CBS: A study shows the rate is up 55% among all women.
In cases per 100,000 women, the rate is up 55 percent among all women. In women ages 65-69, the rate is up 85 percent, and in African-American women, the rate is up 126 percent, according to the journal Cancer.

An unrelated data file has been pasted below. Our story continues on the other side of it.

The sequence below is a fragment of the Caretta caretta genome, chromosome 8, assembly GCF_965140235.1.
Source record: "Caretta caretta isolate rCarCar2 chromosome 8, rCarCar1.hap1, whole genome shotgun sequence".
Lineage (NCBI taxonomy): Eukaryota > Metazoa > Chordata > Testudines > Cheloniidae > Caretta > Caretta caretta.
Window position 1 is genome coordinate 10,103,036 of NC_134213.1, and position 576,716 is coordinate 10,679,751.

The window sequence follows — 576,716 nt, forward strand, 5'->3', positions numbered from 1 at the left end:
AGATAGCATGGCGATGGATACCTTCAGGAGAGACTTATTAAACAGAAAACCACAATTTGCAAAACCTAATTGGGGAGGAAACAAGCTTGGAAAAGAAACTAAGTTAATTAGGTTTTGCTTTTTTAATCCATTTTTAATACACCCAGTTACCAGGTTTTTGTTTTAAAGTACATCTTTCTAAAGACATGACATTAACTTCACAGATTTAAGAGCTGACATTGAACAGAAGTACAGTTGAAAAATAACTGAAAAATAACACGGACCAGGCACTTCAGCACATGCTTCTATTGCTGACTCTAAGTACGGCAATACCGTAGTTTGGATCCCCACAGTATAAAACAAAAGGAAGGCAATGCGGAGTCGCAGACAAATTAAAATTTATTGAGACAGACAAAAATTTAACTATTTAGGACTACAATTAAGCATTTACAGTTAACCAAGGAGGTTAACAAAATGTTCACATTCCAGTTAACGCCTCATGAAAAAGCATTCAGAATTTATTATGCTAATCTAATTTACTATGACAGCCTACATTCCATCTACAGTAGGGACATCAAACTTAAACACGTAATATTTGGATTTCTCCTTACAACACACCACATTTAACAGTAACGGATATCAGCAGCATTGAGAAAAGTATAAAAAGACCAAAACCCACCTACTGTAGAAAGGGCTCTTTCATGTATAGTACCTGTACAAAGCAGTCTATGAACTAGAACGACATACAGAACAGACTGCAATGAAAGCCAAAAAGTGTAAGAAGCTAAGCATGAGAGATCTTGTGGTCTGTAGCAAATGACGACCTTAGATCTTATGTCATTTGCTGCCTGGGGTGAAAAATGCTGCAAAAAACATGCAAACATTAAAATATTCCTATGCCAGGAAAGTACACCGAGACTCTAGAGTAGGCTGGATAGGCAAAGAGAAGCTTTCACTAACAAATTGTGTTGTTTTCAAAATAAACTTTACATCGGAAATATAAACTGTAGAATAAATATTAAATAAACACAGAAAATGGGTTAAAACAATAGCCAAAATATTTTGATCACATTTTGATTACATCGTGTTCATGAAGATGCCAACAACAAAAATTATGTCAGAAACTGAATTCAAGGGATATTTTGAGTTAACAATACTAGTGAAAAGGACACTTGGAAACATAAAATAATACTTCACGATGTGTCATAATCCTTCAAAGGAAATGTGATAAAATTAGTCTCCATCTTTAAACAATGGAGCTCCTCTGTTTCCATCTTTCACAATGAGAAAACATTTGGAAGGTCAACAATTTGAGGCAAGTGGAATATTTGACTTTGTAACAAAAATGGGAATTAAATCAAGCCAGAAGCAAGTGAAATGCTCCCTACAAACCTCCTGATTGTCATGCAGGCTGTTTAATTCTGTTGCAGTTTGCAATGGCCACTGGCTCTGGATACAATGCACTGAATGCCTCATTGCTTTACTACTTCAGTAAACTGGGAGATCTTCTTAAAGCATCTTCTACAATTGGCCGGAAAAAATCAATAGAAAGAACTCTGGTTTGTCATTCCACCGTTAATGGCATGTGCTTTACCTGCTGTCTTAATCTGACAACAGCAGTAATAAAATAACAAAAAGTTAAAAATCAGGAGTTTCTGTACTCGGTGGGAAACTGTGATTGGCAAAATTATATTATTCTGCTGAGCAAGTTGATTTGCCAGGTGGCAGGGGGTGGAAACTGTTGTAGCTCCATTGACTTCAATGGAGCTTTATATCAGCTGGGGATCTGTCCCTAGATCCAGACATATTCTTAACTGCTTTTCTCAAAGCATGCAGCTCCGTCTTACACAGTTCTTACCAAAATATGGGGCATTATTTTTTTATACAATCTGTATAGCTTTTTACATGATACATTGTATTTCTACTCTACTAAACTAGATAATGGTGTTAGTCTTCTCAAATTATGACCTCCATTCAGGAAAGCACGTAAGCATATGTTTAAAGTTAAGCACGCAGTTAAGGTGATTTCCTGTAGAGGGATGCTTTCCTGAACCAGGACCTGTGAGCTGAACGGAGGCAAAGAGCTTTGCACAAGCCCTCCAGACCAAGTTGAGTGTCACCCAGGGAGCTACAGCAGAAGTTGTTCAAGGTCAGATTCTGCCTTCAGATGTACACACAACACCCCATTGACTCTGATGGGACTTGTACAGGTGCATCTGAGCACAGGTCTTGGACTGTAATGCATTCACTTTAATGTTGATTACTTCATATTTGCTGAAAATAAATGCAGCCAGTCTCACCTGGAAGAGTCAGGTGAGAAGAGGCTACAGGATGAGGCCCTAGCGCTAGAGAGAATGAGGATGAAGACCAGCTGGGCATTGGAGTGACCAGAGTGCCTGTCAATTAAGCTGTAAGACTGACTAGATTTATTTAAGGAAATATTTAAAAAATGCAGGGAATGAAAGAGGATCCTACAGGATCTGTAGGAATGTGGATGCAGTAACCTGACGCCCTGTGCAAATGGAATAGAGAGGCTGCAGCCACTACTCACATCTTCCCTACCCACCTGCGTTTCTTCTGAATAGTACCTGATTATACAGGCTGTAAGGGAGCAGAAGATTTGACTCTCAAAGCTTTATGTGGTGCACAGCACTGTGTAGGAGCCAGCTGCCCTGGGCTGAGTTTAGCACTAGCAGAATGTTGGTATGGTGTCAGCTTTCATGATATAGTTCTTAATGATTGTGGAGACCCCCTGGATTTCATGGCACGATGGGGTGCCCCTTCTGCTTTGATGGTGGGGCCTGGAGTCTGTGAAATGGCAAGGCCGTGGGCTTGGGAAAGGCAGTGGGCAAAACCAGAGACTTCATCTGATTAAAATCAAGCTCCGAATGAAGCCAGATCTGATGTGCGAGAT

Dr. Tara Shirazian, a gynecologist at Mount Sinai Hospital in New York, said the study removes women who had previously been part of the estimates -- women who had hysterectomies in the United States. When a woman has a total hysterectomy, her cervix is removed. Therefore, with a few exceptions, women generally cannot get cervical cancer after this surgery is conducted.
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